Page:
The annoying part is not that it makes things difficult for managers (screw them), nor that it takes leverage away from the C-suite (see previous comment). The annoying part is that this approach can be  – and often is – used as an excuse for the kind of selfish callowness that is rampant in creative organizations, an approach which seems to celebrate a kind of narrow minded narcissism that, because it is ultimately inward-looking and not collaborative, ends up doing more harm to them (and their organizations) than good. Not to mention, it’s really fucking annoying.

In the end, however, that’s a risk organizations are going to have to take. And if you find giving your employees the kind of freedom to be themselves results in behaviour that would make even entitled toddlers in a posh day care blush, then fire them and bring in people who will see your offer for what it is – an opportunity to succeed. A messy, iterative, experimental, opportunity to succeed. For as Barez-Brown writes, you sort of don’t have a choice:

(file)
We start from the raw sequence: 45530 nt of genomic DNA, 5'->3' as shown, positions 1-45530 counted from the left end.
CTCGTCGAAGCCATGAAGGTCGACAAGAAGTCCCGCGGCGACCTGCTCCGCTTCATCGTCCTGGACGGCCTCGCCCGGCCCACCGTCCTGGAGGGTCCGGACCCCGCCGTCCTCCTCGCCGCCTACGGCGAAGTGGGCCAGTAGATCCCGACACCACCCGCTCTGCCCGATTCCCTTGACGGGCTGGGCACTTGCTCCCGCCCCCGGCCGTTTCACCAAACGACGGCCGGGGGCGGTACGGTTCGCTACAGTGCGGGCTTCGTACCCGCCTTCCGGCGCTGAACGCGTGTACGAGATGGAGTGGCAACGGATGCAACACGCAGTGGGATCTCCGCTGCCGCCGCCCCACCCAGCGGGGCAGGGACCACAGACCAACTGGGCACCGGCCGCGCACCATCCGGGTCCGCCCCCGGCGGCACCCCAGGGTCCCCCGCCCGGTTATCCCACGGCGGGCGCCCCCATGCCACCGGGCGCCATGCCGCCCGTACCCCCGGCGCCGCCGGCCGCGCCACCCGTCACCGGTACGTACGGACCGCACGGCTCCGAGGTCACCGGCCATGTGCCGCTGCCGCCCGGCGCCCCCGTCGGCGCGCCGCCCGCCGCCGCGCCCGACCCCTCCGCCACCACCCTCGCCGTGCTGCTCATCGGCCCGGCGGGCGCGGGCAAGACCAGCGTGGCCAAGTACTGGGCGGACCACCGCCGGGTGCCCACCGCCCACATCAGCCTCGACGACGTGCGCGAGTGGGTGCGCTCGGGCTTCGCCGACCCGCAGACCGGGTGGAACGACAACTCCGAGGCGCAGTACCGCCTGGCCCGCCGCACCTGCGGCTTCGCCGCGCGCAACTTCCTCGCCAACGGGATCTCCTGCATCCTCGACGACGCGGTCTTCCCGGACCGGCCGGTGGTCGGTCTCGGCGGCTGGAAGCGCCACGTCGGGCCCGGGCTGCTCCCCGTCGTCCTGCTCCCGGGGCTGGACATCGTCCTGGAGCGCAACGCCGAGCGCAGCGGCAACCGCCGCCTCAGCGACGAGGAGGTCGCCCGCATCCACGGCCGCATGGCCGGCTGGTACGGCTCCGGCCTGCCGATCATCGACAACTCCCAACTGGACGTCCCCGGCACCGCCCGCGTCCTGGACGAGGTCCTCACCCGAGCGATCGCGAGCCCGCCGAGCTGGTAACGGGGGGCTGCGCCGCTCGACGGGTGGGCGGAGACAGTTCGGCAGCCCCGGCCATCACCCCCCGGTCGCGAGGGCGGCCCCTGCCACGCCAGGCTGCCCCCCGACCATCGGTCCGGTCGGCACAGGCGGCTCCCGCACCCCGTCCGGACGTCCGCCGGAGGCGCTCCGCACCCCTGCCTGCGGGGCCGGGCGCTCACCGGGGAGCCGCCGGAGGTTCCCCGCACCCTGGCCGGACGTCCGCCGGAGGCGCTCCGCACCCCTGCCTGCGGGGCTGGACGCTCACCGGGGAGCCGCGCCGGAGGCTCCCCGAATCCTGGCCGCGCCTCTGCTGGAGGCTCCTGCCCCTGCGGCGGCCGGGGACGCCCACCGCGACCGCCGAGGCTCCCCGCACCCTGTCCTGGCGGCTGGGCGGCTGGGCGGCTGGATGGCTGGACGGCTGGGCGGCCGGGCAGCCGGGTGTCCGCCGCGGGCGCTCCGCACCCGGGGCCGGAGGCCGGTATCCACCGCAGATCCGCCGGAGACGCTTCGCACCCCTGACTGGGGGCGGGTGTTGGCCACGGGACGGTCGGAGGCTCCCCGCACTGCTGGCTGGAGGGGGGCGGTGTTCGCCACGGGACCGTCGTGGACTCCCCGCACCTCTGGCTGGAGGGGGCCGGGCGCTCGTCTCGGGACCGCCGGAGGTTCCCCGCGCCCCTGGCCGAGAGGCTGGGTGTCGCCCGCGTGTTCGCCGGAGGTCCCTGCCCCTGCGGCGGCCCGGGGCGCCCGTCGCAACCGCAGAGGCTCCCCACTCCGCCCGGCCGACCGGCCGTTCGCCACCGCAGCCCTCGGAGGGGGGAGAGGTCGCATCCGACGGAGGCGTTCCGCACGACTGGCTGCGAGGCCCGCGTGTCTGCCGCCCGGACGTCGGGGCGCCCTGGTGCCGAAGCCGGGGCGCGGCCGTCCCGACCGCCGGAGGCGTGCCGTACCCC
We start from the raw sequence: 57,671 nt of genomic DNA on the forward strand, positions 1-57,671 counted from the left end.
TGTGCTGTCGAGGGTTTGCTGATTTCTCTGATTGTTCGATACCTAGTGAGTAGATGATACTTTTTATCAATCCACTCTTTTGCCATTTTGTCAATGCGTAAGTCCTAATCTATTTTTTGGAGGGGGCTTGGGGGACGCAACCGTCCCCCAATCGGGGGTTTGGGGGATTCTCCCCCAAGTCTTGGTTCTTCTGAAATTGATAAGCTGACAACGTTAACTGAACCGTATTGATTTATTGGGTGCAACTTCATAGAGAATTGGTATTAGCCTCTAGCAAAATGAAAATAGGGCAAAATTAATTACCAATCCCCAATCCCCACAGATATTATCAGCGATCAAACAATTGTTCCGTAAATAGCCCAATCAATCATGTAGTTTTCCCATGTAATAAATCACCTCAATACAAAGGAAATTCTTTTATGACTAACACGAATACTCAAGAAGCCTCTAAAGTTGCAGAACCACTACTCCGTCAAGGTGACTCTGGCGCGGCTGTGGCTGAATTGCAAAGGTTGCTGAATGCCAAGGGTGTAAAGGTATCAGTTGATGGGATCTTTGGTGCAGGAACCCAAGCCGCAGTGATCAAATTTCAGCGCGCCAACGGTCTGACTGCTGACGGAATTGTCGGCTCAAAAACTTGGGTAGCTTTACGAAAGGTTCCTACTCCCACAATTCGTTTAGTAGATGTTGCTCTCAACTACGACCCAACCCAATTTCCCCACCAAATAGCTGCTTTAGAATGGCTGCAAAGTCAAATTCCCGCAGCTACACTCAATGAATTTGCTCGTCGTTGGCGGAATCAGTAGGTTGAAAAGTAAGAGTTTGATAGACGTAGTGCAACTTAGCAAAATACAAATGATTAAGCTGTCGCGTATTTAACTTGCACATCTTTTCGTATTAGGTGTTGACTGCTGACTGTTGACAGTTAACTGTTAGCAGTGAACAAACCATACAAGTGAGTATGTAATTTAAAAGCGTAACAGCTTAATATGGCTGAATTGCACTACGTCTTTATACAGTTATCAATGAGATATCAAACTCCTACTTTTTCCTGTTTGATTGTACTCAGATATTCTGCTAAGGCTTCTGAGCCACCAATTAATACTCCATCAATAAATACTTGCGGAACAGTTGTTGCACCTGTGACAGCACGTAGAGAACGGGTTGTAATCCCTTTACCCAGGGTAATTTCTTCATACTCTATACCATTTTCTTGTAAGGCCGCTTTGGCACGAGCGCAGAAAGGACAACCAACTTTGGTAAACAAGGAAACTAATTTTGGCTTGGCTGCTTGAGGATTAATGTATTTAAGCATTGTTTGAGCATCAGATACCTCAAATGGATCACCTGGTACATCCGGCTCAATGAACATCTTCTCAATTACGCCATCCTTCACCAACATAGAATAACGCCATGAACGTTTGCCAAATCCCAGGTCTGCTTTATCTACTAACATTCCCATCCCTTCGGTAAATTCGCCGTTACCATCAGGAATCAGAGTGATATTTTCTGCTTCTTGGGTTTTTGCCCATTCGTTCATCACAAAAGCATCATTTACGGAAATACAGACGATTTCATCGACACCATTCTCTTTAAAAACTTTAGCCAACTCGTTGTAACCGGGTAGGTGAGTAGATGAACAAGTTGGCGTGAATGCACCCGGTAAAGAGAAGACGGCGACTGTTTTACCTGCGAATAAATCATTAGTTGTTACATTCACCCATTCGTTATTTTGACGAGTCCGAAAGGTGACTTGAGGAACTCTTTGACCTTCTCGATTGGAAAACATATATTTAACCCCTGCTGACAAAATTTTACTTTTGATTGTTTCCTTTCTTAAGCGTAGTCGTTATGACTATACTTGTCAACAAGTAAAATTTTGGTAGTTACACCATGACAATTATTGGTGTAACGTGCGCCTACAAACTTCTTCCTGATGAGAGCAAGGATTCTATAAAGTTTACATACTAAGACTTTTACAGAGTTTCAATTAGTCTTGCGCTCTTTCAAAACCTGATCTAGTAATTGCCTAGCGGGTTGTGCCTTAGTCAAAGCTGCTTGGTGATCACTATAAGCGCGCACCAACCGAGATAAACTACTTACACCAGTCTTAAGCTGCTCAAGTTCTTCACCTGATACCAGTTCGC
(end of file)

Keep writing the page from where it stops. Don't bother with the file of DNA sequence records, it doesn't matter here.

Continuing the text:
Many companies avoid experimentation because they believe there’s a risk to their brand. That is fear-induced rubbish. What they are really scared of is getting things wrong and how that would look.

If the truth is that you hate getting things wrong, you’d better wake up to the twenty-first century, where things happen so fast you don’t have a chance to polish the idea, to test things perfectly, to guarantee that every segment of every demographic is happy with your offer. You need to do it now or you’ll be lost

People are who they are. You can either use that to your advantage, or you can watch someone else figure out how to use it to theirs. Personally, I know which kind of company I’d rather work at. And I have I hunch I know which one you’d rather work at too.


Shine: How to Survive and Thrive at Work by Chris Baréz-Brown was published by Portfolio Penguinin 02/07/2012 – order it from Amazon here, or order from Barnes & Noble here, or pick it up at your local bookseller (find one here).

Please be advised that The Agency Review is an Amazon Associate and as such earns a commission from qualifying purchases